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Group Dynamics. Groups Two or more individuals, interacting and interdependent, who have come together to achieve particular objectives. A group can.

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Presentation on theme: "Group Dynamics. Groups Two or more individuals, interacting and interdependent, who have come together to achieve particular objectives. A group can."— Presentation transcript:

1 Group Dynamics


3 Groups Two or more individuals, interacting and interdependent, who have come together to achieve particular objectives. A group can be defined as a small group of people with complementary skills and abilities who are committed to a leader's goal and approach and are willing to be held accountable by the leader

4 Groups  Formal A designated work group defined by the organization's structure. Designated work assignments. Directed towards organizational goals  Informal A group that is neither formally nor informally structured nor organizationally determined ; appears in response to the need of social interactions. Friendship groups; kitty groups

5 Need to join Groups  Security.  Status.  Self Esteem  Affiliation  Power  Goal Achievement

6 Pivotal Studies in the Origins of Group Dynamics  Sherif (1936) investigated social norms among groups of people one of the first studies that studied group phenomena experimentally  Newcomb (1939) topic similar to Sherif used naturalistic observation showed that attitudes of individuals are strongly related to the groups to which they belong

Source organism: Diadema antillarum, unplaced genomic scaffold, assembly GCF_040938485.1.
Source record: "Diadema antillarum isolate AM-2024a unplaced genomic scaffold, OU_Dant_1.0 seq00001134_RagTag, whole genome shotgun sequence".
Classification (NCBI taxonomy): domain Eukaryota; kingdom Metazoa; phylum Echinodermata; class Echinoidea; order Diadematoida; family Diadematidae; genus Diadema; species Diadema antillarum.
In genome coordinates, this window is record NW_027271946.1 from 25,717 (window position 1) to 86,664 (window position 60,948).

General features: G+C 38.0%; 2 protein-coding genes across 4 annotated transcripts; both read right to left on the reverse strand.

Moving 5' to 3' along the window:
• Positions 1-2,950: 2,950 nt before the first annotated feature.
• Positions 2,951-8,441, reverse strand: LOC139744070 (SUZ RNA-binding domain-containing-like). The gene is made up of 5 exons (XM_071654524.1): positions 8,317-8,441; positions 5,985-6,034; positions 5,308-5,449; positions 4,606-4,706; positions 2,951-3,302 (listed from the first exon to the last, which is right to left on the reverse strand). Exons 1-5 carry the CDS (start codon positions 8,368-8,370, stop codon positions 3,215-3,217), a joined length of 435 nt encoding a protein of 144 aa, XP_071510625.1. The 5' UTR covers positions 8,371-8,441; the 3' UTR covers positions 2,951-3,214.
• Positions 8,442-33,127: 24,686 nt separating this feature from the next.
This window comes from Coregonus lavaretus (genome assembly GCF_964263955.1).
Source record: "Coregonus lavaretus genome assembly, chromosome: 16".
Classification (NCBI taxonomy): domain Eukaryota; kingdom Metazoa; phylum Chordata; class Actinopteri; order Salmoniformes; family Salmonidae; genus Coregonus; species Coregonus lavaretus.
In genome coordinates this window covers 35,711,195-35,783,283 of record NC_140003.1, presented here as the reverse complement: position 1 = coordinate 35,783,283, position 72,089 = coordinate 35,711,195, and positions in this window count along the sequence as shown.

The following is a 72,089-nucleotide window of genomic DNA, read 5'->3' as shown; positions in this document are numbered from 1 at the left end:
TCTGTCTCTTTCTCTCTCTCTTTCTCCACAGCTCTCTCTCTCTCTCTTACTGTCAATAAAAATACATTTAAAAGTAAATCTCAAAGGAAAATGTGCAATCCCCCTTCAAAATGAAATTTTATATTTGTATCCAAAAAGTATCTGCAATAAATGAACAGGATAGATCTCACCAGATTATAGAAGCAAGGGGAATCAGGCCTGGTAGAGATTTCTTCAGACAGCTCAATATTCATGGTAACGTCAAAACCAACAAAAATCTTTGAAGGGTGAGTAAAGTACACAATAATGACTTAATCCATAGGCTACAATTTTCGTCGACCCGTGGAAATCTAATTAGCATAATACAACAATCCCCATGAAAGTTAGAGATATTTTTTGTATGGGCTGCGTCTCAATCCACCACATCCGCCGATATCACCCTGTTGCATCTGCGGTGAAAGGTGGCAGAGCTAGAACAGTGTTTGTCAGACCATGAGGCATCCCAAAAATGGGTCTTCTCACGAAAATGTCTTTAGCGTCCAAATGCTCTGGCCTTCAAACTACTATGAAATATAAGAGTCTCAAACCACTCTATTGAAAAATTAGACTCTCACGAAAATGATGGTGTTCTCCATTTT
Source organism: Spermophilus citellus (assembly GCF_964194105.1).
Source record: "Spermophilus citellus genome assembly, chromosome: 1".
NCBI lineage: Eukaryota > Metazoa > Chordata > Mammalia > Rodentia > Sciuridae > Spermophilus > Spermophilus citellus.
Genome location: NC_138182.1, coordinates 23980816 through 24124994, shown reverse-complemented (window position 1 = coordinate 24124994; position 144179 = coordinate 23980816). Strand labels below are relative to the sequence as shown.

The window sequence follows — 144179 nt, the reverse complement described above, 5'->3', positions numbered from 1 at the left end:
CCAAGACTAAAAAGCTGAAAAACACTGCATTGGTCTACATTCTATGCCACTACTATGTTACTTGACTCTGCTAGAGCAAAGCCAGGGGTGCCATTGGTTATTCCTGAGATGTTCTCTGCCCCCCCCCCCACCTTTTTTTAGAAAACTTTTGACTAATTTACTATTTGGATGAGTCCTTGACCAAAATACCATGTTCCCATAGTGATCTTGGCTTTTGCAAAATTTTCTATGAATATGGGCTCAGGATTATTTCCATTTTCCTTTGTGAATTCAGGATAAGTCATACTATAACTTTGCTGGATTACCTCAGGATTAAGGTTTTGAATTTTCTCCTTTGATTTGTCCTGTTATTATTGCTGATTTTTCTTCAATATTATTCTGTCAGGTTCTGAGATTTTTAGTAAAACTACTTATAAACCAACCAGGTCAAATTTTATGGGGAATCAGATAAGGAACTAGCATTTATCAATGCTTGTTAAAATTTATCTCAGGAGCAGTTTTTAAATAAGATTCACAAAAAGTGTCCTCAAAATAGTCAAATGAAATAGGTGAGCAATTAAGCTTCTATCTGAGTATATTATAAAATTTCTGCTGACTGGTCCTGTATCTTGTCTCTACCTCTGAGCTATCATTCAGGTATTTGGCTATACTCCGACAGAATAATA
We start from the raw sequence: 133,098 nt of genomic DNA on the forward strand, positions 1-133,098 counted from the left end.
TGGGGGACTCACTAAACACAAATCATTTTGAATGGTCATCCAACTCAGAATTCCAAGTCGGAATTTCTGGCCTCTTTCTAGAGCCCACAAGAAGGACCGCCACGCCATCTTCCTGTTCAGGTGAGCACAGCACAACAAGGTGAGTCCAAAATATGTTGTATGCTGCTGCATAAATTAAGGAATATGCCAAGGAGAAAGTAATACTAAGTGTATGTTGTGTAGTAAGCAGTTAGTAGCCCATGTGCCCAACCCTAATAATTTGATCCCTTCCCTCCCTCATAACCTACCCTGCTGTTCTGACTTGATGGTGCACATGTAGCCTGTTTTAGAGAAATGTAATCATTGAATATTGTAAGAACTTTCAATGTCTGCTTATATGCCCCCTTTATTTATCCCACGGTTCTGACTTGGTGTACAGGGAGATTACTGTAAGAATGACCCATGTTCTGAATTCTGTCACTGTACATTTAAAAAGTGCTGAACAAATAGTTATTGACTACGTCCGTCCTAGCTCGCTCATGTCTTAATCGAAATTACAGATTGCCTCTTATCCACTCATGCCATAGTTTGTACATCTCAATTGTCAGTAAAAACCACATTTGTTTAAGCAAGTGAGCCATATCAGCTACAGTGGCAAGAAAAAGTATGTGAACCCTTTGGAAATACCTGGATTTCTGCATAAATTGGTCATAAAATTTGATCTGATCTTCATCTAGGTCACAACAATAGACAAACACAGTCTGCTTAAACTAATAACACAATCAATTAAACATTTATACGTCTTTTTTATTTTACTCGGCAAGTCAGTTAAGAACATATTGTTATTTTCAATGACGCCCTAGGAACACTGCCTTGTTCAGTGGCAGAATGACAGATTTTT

7 Pivotal studies, cont.  Whyte (1937) study of social clubs, political organizations, and racketeering use of participant observer technique Contributions (Whyte, 1937)  dramatized the great significance of groups in the lives of individuals  gave impetus to the interpretation of group properties and processes in terms of interactions  generated new hypothesis concerning intra group relations

8 Pivotal studies, cont.  Lewin, Lippitt, and White (1939) studied influences of leadership style on group and its members found that individual members were transferred from one group to another their aggressiveness change to approach the new group level Earliest use of the phrase “group dynamics”

9 Work Groups vs. Work Teams  Work group -- collection of two or more people who interact with one another and share some interrelated task goals  Work team -- a work group with 3 specific properties: actions of individuals must be interdependent and coordinated each member must have a particular, specified role. there must be common task goals and objectives.

10 Groups vs. Teams GroupsTeams MembersIndependentInterdependent GoalsIndividual/groupMutual Cognizance of membership Individual may not know Individuals know LeadershipIdentifiedShared ProductsIndividualCollective RewardIndividualCollective ConflictReactiveExpected

11 Types of Groups / Teams  Command Group- composed of individuals who directly report to a given manager.  Task Group- Individuals working together to complete a task.  Self Managed-Individuals who operate without a manager and responsible for complete work process/ segment

12 Autonomous Work Groups  Alternative organizational structuring where an entire product (or service) is produced (or provided) by a small group of employees  Properties differ by setting  Job satisfaction higher than in traditional structures  Job performance equal to traditional in manufacturing organizations higher than traditional in non-manufactoring organizations

13 Types of Groups/Teams  Virtual teams- Teams that use computer technology to link physically dispersed members in order to achieve a common goal.  Cross Functional teams – Hybrid grouping of individuals who are experts in various specialties and who work together on a specified task.

14 Types of Groups/Teams  Problem solving teams – Employees form the same department and functional areas who are involved in efforts to improve work activities or solve specific problems.